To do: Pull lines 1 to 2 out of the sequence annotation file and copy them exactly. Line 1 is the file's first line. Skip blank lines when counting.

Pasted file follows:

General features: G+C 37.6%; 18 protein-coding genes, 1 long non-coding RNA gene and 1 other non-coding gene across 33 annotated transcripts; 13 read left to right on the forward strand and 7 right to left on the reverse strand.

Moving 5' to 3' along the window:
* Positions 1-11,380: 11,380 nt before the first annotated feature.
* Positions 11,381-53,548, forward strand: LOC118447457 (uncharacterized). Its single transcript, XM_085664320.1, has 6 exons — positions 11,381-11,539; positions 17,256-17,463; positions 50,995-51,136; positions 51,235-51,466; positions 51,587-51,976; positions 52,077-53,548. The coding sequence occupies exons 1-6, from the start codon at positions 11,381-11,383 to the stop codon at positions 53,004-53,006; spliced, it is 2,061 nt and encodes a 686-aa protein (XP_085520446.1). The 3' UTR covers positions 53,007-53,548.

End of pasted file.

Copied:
General features: G+C 37.6%; 18 protein-coding genes, 1 long non-coding RNA gene and 1 other non-coding gene across 33 annotated transcripts; 13 read left to right on the forward strand and 7 right to left on the reverse strand.

Moving 5' to 3' along the window: